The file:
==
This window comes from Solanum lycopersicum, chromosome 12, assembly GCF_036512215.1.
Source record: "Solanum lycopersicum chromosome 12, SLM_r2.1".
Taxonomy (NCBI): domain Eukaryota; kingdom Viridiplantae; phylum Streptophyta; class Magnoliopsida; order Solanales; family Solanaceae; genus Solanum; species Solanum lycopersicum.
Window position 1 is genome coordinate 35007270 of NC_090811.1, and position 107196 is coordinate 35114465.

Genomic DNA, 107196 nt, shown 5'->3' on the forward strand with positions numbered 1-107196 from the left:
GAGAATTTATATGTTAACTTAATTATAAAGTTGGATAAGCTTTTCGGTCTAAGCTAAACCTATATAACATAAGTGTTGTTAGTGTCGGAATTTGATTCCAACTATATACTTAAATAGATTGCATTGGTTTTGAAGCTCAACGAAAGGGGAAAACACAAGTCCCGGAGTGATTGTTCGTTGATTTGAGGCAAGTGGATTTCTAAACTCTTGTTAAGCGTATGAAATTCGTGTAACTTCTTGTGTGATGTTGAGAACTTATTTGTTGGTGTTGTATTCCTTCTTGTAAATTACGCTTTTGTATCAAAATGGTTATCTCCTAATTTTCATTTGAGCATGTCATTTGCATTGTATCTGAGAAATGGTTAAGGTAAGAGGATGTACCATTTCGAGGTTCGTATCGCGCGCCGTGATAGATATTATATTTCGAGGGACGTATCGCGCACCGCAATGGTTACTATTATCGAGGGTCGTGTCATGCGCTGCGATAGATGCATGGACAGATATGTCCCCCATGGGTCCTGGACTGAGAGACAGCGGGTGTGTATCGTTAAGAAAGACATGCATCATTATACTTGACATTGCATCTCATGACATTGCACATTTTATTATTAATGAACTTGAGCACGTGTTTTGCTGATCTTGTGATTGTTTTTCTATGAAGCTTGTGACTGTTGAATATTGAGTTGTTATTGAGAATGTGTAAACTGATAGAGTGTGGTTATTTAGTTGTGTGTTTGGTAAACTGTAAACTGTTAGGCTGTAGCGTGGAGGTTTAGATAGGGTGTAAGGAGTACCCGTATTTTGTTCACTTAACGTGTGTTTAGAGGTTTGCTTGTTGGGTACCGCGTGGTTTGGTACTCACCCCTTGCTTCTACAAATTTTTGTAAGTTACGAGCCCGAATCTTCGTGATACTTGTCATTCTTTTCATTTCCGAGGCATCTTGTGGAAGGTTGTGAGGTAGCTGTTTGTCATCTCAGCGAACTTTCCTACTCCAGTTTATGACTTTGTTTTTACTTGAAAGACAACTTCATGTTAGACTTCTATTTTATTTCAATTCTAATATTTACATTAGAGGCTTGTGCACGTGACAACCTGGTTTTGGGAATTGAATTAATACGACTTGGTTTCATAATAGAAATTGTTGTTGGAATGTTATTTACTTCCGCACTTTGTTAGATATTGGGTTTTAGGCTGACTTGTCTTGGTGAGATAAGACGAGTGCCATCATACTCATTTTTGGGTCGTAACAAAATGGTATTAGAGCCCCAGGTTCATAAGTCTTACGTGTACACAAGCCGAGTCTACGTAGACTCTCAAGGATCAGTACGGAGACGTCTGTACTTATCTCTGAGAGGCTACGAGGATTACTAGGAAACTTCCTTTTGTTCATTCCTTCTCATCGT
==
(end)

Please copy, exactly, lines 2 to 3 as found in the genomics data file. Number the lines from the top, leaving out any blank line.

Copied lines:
Source record: "Solanum lycopersicum chromosome 12, SLM_r2.1".
Taxonomy (NCBI): domain Eukaryota; kingdom Viridiplantae; phylum Streptophyta; class Magnoliopsida; order Solanales; family Solanaceae; genus Solanum; species Solanum lycopersicum.